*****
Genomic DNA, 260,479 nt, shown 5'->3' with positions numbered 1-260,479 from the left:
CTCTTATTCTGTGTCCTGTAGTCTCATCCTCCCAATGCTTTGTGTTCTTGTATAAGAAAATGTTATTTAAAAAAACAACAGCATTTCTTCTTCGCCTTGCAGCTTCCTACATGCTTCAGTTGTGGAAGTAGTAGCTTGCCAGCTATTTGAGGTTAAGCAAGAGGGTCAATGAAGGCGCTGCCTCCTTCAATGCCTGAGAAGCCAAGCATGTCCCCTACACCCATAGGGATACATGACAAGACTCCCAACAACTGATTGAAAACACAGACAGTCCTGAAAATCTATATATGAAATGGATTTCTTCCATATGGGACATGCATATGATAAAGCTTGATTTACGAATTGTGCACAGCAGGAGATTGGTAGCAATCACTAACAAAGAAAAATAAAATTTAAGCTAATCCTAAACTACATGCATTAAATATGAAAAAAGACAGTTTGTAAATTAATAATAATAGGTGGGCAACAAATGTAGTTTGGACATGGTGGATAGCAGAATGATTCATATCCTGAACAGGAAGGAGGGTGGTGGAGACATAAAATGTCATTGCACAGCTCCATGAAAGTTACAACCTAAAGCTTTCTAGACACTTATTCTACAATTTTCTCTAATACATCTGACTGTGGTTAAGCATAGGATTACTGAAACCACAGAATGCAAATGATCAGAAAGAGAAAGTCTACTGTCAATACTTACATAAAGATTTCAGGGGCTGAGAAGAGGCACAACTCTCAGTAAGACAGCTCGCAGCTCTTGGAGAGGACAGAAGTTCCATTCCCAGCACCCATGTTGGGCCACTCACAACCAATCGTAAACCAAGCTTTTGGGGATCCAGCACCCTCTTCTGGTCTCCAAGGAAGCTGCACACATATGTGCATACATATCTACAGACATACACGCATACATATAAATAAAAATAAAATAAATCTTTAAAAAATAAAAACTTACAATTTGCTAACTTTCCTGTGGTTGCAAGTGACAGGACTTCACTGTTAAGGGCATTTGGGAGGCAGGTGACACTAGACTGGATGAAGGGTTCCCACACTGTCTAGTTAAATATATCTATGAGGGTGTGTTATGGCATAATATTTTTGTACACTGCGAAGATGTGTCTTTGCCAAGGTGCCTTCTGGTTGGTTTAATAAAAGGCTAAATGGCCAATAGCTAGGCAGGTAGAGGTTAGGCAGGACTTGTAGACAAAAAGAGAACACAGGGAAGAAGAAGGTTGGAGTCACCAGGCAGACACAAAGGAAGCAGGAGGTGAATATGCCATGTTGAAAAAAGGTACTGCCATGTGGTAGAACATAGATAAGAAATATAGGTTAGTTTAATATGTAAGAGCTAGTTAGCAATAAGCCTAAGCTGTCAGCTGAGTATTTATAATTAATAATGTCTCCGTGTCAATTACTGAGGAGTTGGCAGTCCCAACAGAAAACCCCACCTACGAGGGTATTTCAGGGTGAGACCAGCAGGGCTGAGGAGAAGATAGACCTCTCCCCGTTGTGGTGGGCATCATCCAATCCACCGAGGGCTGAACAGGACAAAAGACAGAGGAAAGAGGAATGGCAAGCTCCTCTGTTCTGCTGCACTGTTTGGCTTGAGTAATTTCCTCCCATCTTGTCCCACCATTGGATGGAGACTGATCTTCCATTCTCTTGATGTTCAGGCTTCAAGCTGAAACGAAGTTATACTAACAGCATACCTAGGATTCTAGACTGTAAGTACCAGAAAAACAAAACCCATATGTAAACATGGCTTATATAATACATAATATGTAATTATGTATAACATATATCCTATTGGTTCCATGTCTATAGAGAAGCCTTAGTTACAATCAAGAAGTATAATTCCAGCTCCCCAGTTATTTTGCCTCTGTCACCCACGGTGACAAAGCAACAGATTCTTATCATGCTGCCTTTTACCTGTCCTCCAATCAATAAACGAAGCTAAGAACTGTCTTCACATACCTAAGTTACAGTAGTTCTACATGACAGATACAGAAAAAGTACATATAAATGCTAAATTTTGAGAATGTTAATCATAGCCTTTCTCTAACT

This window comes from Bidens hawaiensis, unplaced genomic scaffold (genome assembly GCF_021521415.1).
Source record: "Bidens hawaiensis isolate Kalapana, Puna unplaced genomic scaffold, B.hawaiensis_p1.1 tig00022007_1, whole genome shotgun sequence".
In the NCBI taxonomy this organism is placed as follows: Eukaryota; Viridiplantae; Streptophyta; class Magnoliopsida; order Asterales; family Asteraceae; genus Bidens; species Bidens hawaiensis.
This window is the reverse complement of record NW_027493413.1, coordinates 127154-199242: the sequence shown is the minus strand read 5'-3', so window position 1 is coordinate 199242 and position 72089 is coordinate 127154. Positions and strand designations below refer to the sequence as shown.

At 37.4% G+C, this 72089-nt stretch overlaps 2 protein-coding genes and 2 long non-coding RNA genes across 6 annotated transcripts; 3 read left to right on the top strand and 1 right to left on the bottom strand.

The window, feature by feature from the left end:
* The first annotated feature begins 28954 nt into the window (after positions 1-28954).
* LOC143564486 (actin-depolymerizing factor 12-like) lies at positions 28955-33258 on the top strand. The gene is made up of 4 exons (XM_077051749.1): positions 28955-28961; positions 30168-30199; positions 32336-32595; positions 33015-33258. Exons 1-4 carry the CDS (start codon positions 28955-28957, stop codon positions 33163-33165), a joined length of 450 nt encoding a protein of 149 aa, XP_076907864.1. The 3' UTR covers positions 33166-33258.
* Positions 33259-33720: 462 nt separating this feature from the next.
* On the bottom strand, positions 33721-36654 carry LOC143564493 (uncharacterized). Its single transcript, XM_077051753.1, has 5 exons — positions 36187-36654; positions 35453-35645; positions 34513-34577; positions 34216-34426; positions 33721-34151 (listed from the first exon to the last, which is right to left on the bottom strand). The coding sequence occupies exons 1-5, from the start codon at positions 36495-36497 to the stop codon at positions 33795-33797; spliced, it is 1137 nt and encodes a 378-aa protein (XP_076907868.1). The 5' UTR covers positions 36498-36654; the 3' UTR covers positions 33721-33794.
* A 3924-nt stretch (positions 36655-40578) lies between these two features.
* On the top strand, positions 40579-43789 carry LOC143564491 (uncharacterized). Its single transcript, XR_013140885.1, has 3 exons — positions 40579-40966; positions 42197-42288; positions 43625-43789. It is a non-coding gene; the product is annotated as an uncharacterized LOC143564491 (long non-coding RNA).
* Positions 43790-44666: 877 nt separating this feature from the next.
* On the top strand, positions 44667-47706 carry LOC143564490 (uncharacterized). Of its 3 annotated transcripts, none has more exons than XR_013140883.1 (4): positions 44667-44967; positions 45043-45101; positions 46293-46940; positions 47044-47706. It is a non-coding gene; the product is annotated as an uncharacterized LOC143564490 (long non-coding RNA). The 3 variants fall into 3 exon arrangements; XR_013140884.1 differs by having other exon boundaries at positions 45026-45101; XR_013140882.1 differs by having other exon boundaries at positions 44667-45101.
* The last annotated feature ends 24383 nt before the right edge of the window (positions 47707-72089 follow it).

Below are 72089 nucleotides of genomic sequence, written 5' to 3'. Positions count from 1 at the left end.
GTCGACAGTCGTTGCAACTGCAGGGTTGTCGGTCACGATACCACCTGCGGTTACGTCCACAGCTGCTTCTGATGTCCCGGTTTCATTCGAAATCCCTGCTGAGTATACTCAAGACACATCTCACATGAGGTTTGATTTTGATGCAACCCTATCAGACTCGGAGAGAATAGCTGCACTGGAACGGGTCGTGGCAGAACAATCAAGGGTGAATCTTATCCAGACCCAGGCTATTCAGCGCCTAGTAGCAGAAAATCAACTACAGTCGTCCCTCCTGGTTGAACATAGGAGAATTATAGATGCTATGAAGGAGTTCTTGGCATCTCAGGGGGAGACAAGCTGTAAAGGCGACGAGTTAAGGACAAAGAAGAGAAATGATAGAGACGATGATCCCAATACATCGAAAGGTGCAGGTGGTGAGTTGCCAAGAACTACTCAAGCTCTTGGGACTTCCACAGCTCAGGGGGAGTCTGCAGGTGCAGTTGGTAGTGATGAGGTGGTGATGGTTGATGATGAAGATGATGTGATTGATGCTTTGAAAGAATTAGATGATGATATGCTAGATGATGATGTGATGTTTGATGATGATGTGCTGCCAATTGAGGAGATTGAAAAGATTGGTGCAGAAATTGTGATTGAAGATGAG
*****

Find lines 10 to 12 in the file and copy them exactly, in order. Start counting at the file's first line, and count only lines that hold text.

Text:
* LOC143564486 (actin-depolymerizing factor 12-like) lies at positions 28955-33258 on the top strand. The gene is made up of 4 exons (XM_077051749.1): positions 28955-28961; positions 30168-30199; positions 32336-32595; positions 33015-33258. Exons 1-4 carry the CDS (start codon positions 28955-28957, stop codon positions 33163-33165), a joined length of 450 nt encoding a protein of 149 aa, XP_076907864.1. The 3' UTR covers positions 33166-33258.
* Positions 33259-33720: 462 nt separating this feature from the next.
* On the bottom strand, positions 33721-36654 carry LOC143564493 (uncharacterized). Its single transcript, XM_077051753.1, has 5 exons — positions 36187-36654; positions 35453-35645; positions 34513-34577; positions 34216-34426; positions 33721-34151 (listed from the first exon to the last, which is right to left on the bottom strand). The coding sequence occupies exons 1-5, from the start codon at positions 36495-36497 to the stop codon at positions 33795-33797; spliced, it is 1137 nt and encodes a 378-aa protein (XP_076907868.1). The 5' UTR covers positions 36498-36654; the 3' UTR covers positions 33721-33794.